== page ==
One often wonders how a country run by a bunch of total lunatics can be expected to perform a reasonable job when confronted with a natural disaster. It may be a harsh generalisation, but Pakistan suffers far more seriously at the hands of bureaucratic pencil-pushers during natural disasters, while millions of Good Samaritans chip in to provide relief in a far more organised and generous way than the very people they have voted into power.
In recent times, we have had our fair share of natural and man-made disasters and each has left a lasting scar. By the grace of God we have somehow managed to pull through, but I often wonder if we had been better prepared would we have been able to save even one more life from the hundreds that lay at our feet?
In the aftermath of the 2005 earthquake, the National Disaster Management Authority (NDMA) was formed by a constitutional amendment. The initiative, setting up a federal body deputed to coordinate all stakeholders in an attempt to implement a national and provincial strategy on better ways to manage, fund, organise, stockpile and train first-responders, was a step in the right direction.
In an ideal set-up, the first-responders would have been a well-rehearsed team micromanaging any eventuality at the district level. Slowly, the provinces would step in to manage the calamity at a macro level, leaving the national body to attend to larger issues. The disaster management team should have been well-oiled administratively and trained strategically towards effectively saving lives in the times of disaster.
Ever since its inception, the NDMA may have at best had a brief dream of coming up with a national policy for calamities. But, in turn, it was greeted with a Pandora’s box of bureaucratic red-tape across the board. A retired lieutenant-general headed the organisation and was viewed suspiciously by the provinces as part of the Musharraf lobby. For this reason, the provinces did not support and accept the NDMA and instead chose to fend for themselves. Punjab, for example, insisted on implementing their own Emergencies Act of 1952 and proceeded to form the 1122 emergency service unit which, while a brilliantly run service, does not come under the jurisdiction of the national body. Herein starts the cobweb of nightmares that prevent the effective operation of a national disaster response unit.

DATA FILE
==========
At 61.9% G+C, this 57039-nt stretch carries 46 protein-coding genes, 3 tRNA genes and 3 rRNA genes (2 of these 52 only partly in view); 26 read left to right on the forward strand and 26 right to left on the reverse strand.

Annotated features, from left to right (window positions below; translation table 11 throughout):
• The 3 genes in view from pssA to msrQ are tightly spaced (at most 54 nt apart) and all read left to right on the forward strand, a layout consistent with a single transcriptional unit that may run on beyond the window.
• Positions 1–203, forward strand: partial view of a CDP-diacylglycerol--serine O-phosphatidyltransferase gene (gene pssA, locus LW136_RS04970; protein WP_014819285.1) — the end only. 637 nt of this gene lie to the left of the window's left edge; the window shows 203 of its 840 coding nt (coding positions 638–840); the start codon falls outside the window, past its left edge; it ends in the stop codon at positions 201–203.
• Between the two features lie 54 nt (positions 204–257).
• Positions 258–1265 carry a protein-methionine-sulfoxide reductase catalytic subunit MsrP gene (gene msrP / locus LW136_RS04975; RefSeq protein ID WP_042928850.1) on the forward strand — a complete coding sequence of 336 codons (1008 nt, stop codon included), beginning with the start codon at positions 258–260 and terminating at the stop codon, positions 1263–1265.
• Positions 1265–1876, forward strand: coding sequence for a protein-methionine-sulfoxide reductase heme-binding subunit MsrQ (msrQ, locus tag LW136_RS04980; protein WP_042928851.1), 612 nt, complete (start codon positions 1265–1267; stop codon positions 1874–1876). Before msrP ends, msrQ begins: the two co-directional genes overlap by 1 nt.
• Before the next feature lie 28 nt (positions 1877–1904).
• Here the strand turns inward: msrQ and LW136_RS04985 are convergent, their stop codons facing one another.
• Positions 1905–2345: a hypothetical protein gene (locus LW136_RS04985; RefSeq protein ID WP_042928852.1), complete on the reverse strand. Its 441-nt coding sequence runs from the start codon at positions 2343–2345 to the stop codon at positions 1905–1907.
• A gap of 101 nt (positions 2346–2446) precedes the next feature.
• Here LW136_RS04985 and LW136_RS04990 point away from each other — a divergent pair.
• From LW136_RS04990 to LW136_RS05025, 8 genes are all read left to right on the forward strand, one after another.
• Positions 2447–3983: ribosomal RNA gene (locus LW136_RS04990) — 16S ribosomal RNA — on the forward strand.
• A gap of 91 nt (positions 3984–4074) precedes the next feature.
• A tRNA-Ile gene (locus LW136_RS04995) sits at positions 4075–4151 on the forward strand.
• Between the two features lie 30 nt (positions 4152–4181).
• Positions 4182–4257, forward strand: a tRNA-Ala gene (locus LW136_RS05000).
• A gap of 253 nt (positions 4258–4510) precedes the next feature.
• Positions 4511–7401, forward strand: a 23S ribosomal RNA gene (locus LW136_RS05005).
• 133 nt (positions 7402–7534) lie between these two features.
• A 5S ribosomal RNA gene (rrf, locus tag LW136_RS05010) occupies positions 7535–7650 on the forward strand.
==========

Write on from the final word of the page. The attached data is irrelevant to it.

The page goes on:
The lack of interest in coordinating with the national body lead to the provinces managing calamities on their own, creating ad-hoc crisis management cells entrusted to save lives. These cells were unprepared and adopted a do-the-best-you-can approach.
It’s interesting that the vigilant public has more or less seen through this disorganisation and has taken proactive measures to do their own part trying to overcome the shortfall, though these efforts, despite being well-intentioned, lacked coordination on a macro level. This left some areas well looked after, but far flung regions were ignored and left at the mercy of lacklustre government response.
With such an incoherent disaster management framework, there needs to be a serious effort to fix the problems from the core. If such bureaucratic red-tape is impossible to dissolve then, for the sake of the millions of Pakistanis, it might be best to create an independent consortium of various important stakeholders, including key figures from civil society, and entrust them with the management of future disasters. Disaster management is a science that enables you to be better prepared and the more rehearsed your team is, the better its chances that it will save lives. In the chaos that ensues after a calamity, a well-rehearsed team can be the difference saving or losing a live.